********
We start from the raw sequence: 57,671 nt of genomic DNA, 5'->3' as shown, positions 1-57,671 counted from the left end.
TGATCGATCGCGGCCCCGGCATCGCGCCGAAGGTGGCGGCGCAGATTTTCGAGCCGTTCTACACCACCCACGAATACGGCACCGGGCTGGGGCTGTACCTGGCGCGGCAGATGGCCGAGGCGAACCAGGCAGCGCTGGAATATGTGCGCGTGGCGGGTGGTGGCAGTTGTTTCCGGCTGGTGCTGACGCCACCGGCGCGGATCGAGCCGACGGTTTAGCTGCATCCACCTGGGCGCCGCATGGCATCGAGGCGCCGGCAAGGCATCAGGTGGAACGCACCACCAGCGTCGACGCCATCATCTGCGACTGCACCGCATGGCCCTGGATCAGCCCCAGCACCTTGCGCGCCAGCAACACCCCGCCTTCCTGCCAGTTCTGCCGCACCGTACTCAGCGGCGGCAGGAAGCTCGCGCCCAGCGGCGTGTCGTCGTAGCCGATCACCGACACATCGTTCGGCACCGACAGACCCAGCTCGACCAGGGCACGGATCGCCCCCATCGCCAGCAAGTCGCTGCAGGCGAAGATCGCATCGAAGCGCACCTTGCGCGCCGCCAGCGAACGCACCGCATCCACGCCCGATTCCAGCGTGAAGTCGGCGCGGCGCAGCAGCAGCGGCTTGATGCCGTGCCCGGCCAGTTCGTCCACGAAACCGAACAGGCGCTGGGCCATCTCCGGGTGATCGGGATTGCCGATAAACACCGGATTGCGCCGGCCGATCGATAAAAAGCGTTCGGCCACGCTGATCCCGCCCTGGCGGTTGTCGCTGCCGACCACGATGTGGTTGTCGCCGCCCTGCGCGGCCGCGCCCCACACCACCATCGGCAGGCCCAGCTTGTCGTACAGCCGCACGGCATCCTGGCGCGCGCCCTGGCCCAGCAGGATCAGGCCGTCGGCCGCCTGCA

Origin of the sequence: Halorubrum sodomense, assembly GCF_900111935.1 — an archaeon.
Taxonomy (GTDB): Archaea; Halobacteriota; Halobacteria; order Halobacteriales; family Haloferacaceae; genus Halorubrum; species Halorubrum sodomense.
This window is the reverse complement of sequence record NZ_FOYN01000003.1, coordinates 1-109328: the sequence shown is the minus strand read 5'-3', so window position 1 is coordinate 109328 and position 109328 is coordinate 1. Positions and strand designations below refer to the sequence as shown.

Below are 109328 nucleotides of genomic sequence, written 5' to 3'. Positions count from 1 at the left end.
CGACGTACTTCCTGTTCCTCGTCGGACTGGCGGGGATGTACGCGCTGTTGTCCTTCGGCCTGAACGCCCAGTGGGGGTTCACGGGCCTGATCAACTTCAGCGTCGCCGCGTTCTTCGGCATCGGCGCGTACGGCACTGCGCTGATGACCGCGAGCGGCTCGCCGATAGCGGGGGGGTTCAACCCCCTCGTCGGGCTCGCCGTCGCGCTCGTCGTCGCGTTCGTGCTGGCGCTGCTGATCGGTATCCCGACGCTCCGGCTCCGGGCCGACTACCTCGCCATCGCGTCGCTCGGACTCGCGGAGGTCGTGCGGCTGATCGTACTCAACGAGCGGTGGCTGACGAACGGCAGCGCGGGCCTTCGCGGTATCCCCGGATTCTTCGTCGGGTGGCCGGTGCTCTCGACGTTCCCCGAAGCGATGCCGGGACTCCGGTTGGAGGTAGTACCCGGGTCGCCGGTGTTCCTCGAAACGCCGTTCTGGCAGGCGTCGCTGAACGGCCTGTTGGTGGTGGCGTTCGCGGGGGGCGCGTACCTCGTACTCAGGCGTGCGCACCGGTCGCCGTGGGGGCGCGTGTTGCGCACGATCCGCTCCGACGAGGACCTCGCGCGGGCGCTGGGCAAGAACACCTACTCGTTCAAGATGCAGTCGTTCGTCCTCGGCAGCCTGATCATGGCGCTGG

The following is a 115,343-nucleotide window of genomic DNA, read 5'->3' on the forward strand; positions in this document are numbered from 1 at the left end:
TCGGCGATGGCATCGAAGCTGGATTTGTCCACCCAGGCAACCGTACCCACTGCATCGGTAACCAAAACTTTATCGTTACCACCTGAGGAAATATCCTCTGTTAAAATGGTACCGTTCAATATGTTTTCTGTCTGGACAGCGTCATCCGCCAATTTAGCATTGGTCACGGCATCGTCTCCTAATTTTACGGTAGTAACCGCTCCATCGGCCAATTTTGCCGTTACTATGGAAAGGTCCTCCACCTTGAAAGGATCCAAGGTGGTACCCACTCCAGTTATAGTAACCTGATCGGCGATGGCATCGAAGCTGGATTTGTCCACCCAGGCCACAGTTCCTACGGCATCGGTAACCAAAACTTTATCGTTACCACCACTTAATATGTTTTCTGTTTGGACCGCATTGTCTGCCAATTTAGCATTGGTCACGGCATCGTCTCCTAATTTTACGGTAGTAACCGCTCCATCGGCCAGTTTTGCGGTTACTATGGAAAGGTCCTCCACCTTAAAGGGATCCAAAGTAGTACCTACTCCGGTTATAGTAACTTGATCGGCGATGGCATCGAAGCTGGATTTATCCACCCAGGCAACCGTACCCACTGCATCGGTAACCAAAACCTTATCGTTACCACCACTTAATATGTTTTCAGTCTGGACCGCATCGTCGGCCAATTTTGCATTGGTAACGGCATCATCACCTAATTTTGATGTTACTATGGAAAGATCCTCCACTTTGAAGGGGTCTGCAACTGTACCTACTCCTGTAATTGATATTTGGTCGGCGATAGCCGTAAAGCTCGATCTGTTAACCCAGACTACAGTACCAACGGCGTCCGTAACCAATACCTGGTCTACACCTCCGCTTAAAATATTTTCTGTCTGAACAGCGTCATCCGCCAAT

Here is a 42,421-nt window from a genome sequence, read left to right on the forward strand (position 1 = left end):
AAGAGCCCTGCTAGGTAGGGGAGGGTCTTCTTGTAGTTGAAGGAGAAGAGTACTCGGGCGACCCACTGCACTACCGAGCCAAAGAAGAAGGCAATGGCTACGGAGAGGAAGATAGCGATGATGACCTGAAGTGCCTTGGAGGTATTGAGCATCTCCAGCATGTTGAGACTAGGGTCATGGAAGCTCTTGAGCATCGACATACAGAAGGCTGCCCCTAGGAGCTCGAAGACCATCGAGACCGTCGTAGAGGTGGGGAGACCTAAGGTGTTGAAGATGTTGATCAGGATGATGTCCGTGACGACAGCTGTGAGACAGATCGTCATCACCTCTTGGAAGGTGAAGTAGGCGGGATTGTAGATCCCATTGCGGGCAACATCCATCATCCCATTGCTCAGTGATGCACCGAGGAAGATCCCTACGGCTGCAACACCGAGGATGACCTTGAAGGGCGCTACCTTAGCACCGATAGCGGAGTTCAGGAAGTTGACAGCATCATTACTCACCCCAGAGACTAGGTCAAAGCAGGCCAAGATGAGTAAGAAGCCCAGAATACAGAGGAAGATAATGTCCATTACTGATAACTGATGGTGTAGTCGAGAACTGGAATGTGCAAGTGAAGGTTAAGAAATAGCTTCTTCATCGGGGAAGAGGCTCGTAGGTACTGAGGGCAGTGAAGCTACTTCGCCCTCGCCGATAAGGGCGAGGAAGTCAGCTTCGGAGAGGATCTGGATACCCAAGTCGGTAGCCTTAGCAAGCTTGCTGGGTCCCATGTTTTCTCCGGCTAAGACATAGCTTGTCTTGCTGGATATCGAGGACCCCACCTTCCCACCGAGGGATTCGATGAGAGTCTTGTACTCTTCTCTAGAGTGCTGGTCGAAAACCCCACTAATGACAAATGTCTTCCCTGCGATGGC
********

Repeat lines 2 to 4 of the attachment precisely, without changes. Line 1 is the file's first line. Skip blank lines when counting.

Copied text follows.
TGATCGATCGCGGCCCCGGCATCGCGCCGAAGGTGGCGGCGCAGATTTTCGAGCCGTTCTACACCACCCACGAATACGGCACCGGGCTGGGGCTGTACCTGGCGCGGCAGATGGCCGAGGCGAACCAGGCAGCGCTGGAATATGTGCGCGTGGCGGGTGGTGGCAGTTGTTTCCGGCTGGTGCTGACGCCACCGGCGCGGATCGAGCCGACGGTTTAGCTGCATCCACCTGGGCGCCGCATGGCATCGAGGCGCCGGCAAGGCATCAGGTGGAACGCACCACCAGCGTCGACGCCATCATCTGCGACTGCACCGCATGGCCCTGGATCAGCCCCAGCACCTTGCGCGCCAGCAACACCCCGCCTTCCTGCCAGTTCTGCCGCACCGTACTCAGCGGCGGCAGGAAGCTCGCGCCCAGCGGCGTGTCGTCGTAGCCGATCACCGACACATCGTTCGGCACCGACAGACCCAGCTCGACCAGGGCACGGATCGCCCCCATCGCCAGCAAGTCGCTGCAGGCGAAGATCGCATCGAAGCGCACCTTGCGCGCCGCCAGCGAACGCACCGCATCCACGCCCGATTCCAGCGTGAAGTCGGCGCGGCGCAGCAGCAGCGGCTTGATGCCGTGCCCGGCCAGTTCGTCCACGAAACCGAACAGGCGCTGGGCCATCTCCGGGTGATCGGGATTGCCGATAAACACCGGATTGCGCCGGCCGATCGATAAAAAGCGTTCGGCCACGCTGATCCCGCCCTGGCGGTTGTCGCTGCCGACCACGATGTGGTTGTCGCCGCCCTGCGCGGCCGCGCCCCACACCACCATCGGCAGGCCCAGCTTGTCGTACAGCCGCACGGCATCCTGGCGCGCGCCCTGGCCCAGCAGGATCAGGCCGTCGGCCGCCTGCA

Origin of the sequence: Halorubrum sodomense, assembly GCF_900111935.1 — an archaeon.
Taxonomy (GTDB): Archaea; Halobacteriota; Halobacteria; order Halobacteriales; family Haloferacaceae; genus Halorubrum; species Halorubrum sodomense.